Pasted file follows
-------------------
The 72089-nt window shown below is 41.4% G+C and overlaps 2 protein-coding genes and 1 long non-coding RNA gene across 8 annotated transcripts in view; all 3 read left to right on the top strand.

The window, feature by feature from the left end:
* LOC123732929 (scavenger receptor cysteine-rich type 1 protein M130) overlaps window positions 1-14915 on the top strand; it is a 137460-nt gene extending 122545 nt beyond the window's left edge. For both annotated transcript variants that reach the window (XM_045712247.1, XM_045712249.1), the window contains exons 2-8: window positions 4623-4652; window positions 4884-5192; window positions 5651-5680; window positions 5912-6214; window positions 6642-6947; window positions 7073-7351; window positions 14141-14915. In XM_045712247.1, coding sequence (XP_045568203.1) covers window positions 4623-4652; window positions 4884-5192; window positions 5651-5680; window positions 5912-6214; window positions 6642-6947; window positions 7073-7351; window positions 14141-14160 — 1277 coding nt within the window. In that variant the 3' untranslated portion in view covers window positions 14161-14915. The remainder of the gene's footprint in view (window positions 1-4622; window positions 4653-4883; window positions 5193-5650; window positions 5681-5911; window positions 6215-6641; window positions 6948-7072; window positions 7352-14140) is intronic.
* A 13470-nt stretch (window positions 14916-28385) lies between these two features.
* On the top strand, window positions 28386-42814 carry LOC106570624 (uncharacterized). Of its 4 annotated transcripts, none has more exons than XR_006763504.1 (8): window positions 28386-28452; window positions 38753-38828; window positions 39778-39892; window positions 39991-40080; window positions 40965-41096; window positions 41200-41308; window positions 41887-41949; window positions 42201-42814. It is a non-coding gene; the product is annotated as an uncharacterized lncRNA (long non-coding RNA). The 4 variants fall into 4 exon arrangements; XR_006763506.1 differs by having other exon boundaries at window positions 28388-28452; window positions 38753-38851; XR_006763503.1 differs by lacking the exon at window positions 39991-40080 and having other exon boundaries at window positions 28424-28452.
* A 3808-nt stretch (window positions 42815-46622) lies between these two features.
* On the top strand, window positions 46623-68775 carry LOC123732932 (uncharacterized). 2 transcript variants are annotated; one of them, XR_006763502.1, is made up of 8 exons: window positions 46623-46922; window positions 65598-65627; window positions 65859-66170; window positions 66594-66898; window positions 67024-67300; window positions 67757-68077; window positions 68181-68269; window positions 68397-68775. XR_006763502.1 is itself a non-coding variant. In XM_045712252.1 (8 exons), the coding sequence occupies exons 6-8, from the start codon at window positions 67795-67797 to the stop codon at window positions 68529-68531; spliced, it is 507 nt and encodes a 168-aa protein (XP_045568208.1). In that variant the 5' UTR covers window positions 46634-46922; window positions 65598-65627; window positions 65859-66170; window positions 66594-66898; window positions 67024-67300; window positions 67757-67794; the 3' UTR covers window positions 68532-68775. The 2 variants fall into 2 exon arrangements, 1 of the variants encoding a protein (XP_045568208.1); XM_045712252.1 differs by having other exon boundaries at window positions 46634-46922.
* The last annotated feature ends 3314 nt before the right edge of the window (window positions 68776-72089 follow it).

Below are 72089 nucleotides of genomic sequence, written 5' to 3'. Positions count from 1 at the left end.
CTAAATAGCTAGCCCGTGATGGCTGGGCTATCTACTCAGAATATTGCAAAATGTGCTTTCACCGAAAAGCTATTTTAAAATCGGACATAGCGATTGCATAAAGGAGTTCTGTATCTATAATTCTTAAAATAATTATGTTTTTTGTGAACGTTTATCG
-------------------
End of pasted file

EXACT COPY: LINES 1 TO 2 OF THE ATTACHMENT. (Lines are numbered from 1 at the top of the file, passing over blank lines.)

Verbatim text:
The 72089-nt window shown below is 41.4% G+C and overlaps 2 protein-coding genes and 1 long non-coding RNA gene across 8 annotated transcripts in view; all 3 read left to right on the top strand.

The window, feature by feature from the left end: